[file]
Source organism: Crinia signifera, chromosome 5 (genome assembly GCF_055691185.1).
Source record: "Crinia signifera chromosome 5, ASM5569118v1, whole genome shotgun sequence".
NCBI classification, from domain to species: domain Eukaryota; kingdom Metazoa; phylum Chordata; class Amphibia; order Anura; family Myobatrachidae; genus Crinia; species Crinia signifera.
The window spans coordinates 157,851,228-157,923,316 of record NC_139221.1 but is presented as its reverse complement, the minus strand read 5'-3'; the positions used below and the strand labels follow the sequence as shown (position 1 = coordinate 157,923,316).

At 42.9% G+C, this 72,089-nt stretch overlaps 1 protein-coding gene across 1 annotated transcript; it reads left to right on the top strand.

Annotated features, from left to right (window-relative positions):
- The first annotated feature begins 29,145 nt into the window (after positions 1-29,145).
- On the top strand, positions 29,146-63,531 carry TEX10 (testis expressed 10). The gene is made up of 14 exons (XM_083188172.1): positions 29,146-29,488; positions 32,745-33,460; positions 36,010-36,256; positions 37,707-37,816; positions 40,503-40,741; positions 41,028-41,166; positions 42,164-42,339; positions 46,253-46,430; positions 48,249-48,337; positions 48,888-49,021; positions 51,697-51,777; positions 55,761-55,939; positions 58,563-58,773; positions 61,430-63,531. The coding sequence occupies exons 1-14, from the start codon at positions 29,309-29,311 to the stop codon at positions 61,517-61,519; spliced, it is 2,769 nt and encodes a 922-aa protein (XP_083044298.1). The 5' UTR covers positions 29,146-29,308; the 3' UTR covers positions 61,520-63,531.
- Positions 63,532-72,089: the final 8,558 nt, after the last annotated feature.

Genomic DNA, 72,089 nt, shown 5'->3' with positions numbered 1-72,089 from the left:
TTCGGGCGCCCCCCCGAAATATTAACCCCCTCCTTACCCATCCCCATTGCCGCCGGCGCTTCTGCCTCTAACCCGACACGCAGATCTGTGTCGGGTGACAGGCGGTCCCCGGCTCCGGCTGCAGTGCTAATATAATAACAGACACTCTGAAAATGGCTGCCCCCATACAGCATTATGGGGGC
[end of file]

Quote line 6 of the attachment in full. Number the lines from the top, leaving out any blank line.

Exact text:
Annotated features, from left to right (window-relative positions):